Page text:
The most important relationship in the play is between Georgie and Agatha because you see how Georgie would do anything to find her sister and make up for the mistakes she made. Georgie's adventures were all with Billy, who had been in love with Agatha, and you see that develop throughout the play, but it is still not the most important relationship. One of the creepiest parts of the play is when Georgie is searching for a letter but then she found something else and it jumps out at you and I was so scared. She doesn't find this thing in the book, because you don't really need her to find anything to understand that she believes that her sister is dead. But on stage you need something to show how much Georgie has put into finding Agatha and how much she believed. I thought it was interesting how even when Georgie finally believes Agatha is dead, the relationship still grows because Georgie is learning more about Agatha by finding out what was actually happening in her life.

The scene with the Garrows was funny and kind of heartwarming and scary. It was funny when Mrs. Garrow (Heather Currie) wouldn't even listen to what Billy was saying. What she did was that she would yell at him and then spray the water in his face because she thought he was after her daughter Darlene. But the heartwarming part is how much Mrs. Garrow would do for her daughter and that she comforts Georgie and tells her to run away from Billy because she she thinks he's beaten her because she has a black eye. And then the scary part is when the father, Mr. Garrow (Patrick Blashill), comes out and he is just terrifying. His voice and his smile--you are just like, "He's a murderer!" And I think that was great to have such a terrifying person. He wasn't terrifying as the Sheriff. He seemed like a very nice person in that role--the Sheriff just wasn't very observant. I think that Miriam Reuter also did a great job playing two roles and making them very distinct. I think that all the actors did a great job of seeing the characters' flaws and weaknesses and also their strong points. You really got to know the characters. I think that's a great thing to have in a show.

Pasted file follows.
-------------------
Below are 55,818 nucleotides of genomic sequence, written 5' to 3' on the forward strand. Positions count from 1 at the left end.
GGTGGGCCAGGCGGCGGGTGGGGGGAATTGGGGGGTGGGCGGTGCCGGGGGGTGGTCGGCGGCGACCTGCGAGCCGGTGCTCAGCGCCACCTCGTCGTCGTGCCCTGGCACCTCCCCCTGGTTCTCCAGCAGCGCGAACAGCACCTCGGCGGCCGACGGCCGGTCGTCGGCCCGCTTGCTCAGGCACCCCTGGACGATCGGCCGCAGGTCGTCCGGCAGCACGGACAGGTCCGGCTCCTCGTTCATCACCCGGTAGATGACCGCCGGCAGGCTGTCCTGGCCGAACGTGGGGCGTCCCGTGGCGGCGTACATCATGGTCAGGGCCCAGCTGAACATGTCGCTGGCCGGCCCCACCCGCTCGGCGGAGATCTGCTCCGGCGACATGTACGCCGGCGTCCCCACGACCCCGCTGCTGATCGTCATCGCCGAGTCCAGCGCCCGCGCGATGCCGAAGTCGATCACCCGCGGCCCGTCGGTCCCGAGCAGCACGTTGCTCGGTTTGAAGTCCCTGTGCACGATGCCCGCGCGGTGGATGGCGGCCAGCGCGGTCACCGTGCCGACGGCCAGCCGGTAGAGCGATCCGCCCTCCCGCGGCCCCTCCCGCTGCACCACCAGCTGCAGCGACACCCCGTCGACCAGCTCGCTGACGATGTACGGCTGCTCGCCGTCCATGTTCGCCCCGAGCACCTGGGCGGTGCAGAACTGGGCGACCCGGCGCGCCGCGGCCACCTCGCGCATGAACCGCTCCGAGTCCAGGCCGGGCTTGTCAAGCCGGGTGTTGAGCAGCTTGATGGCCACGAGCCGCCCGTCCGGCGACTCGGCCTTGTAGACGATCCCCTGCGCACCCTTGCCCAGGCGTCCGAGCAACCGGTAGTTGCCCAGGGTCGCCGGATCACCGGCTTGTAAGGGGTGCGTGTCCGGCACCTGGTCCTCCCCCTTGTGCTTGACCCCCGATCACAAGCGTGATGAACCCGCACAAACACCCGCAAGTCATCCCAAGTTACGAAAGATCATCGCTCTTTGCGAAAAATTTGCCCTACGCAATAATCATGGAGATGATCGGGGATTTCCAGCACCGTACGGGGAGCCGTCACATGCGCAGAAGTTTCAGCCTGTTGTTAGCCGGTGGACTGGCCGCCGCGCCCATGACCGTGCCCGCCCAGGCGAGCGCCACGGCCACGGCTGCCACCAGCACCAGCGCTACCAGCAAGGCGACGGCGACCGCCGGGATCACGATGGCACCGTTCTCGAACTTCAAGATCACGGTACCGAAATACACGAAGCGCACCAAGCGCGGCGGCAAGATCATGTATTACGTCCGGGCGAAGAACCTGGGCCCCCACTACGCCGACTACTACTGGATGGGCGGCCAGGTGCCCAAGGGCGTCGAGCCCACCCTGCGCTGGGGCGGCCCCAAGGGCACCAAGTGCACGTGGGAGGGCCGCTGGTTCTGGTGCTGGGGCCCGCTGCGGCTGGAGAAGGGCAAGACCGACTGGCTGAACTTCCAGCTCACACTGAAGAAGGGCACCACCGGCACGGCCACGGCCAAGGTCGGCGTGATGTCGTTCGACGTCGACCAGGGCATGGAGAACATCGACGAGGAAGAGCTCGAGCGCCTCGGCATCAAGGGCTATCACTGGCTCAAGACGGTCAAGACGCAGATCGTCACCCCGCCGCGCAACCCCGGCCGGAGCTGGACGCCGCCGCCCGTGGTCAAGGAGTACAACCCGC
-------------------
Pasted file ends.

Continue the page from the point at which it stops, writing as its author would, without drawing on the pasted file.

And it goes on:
I liked how country and western the elements of the show were. I loved how they made this one set (designed by Alan Donahue) into lots of different places and it still felt like you were in those places. I thought it was awesome how the bird's wings were made out of fans. I really loved that. The birds reminded me of Agatha because she loved to wear beautiful dresses and, because the birds were made of fans that are also fancy, when you saw them your brain clicked and you thought of Agatha. And they also had a horse and a donkey that were made out of ladders. I liked that because it was cool but unusual. I think they used a person (Granata) for the donkey the very first time so that you knew it was alive and they weren't just riding ladders and to make you laugh hysterically. I liked how the sound effects and the music (John Szymanski) were live right there. It made you feel more connected to the story.

People who would like this show are people who like great sisters, scary surprises, and ladder donkeys. I think people should definitely see this show. It is funny, scary, and it makes you think a lot about your relationships with your family.

Photos: Suzanne Plunkett

1 comment:

Brad @ IceCreamUScream said...

The ladder horses and donkeys were so great!